Functional Order: Ne-Fi-Te-Si

Sister Monica Joan doesn’t merely embrace one ideal, but many; her beliefs are a blend of different philosophies, mingling her Christian faith with astrological overtones. Her room is full of various kinds of books, and as she gets older, she has less ability to concentrate and focus her mind. It tends to wander from one thing to the next with reckless abandon; yet, most of what she says, she actually means. Metaphors and symbolism are important to her, and she is both excited by new ideas and quick to dismiss others (like Sister Evangelina) who have no interest in them. She senses what is happening between other people, and has a profound larger worldview (such as her observation that the flowers didn’t bloom, because God knew they would need them for Shelagh’s wedding bouquet). Quite often, she will relate an experience from much earlier in her life, showing a strength of memory and also the ability to relive emotionally the experience. Sister Monica Joan is full of such information about the parish and the people in it. She holds onto things from the past that are precious to her, such as her books; the fact that she has so many shows a great desire for learning (Ne) backed up with much study and attentiveness to facts and details, but often forgets the details and/or waxes nostalgic about the past (inferior Si). Her personality ranges from enormous capacity for compassion, particularly in instances in which she has personally experienced the same regret (the loss of a mother) to sarcastic wit deliberately aimed at hurting other people’s feelings. She’s extremely clever, but also quite private about her personal feelings when in her right mind. She places great value on the things that she believes are important, and encourages others to do the same. Sister Monica Joan resists anyone’s attempts to control her, calm her down, sedate her, or in any way, hamper her individuality and freedom. She doesn’t like disorder, and tries to organize her space as a result; she spends hours sorting through her books and arranging them in a logical manner. She likes to do things and not “fritter away her time.” She notices problems and sometimes has a profound thought that helps fix them. Sister Monica Joan has explanations for every philosophy she holds, and can relay them with precision when asked, but as she gets older, she loses her ability to detach and make purely objective decisions.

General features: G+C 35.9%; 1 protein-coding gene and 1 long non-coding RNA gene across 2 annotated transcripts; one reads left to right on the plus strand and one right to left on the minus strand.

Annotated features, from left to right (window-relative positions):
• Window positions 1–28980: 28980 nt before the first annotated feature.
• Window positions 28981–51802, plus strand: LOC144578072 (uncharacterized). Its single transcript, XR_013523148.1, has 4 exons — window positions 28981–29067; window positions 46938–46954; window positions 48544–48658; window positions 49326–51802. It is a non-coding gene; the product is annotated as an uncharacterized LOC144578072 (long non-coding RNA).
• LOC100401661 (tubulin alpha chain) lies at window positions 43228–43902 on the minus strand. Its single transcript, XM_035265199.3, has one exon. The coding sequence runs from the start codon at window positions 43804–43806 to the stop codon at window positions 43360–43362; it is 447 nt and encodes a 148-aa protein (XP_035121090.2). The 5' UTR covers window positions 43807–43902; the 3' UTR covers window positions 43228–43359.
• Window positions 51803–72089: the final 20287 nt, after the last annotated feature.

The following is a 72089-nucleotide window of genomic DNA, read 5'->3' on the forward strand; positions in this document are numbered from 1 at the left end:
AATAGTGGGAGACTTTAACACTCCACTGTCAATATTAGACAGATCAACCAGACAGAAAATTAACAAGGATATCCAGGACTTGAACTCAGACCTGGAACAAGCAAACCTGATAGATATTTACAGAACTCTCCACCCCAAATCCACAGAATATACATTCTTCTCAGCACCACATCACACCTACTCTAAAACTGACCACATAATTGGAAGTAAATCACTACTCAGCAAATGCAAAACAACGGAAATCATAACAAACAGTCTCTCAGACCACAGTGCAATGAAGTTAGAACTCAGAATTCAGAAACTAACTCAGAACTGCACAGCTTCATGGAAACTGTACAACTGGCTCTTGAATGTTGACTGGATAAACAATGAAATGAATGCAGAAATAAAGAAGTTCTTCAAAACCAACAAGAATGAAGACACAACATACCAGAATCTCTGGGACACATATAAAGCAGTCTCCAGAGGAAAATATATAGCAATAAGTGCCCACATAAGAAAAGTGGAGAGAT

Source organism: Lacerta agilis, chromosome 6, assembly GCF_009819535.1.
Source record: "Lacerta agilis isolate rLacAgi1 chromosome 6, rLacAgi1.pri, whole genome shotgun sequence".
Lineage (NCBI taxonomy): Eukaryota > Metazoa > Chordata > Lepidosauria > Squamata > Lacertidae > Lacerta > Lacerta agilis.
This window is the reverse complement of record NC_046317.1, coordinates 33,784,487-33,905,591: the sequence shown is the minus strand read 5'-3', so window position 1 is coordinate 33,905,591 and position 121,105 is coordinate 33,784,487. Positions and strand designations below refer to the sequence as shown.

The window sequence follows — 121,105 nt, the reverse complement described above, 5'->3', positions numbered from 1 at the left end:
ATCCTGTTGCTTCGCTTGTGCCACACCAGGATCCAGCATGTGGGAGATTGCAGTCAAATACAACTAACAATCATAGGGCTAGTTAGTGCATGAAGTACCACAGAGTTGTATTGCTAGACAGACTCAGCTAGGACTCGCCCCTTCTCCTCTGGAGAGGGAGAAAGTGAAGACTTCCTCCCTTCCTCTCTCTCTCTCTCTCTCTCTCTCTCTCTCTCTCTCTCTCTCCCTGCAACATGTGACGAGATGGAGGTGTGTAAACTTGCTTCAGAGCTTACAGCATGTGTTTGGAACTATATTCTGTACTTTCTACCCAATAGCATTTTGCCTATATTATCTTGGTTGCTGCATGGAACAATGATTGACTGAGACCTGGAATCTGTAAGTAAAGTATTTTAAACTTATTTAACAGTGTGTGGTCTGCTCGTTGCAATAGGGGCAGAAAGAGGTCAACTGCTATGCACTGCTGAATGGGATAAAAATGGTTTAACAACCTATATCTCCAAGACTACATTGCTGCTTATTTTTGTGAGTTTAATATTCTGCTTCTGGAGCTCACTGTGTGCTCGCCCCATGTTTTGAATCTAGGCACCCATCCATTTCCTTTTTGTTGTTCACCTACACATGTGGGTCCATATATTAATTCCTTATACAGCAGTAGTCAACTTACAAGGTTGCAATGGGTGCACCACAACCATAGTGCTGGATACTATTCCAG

Enneagram: 7w6 so/sp

Sister Monica Joan above all wants to have ‘fun’ in life, and is always excited about the new things—television, episodes of Doctor Who, and experiences. She didn’t mind giving up her life to be a nun and help people, but offsets that through little indulgences—her enormous collection of whimsical books, her love of sweets (she will break into the cake tin earlier than she should, or take the last sweet for herself, much to the consternation of Sister Evangelina), and her childlike enthusiasm for anything exciting (trips to the beach or to the cinema, etc). She isn’t good at giving up things for Lent—she will complain about being sick of tinned ham, eagerly eat pastries before she is supposed to, and likes to keep things light and entertaining in the house. But she also has bouts of anxiety, clinginess toward others, and self-punishment when she feels genuinely remorseful for her actions. She likes to feel like she’s part of a family and contributing to society, she fights for individual fairness like a 6 winger, and she abides by the rules of the church even if she does not always like them.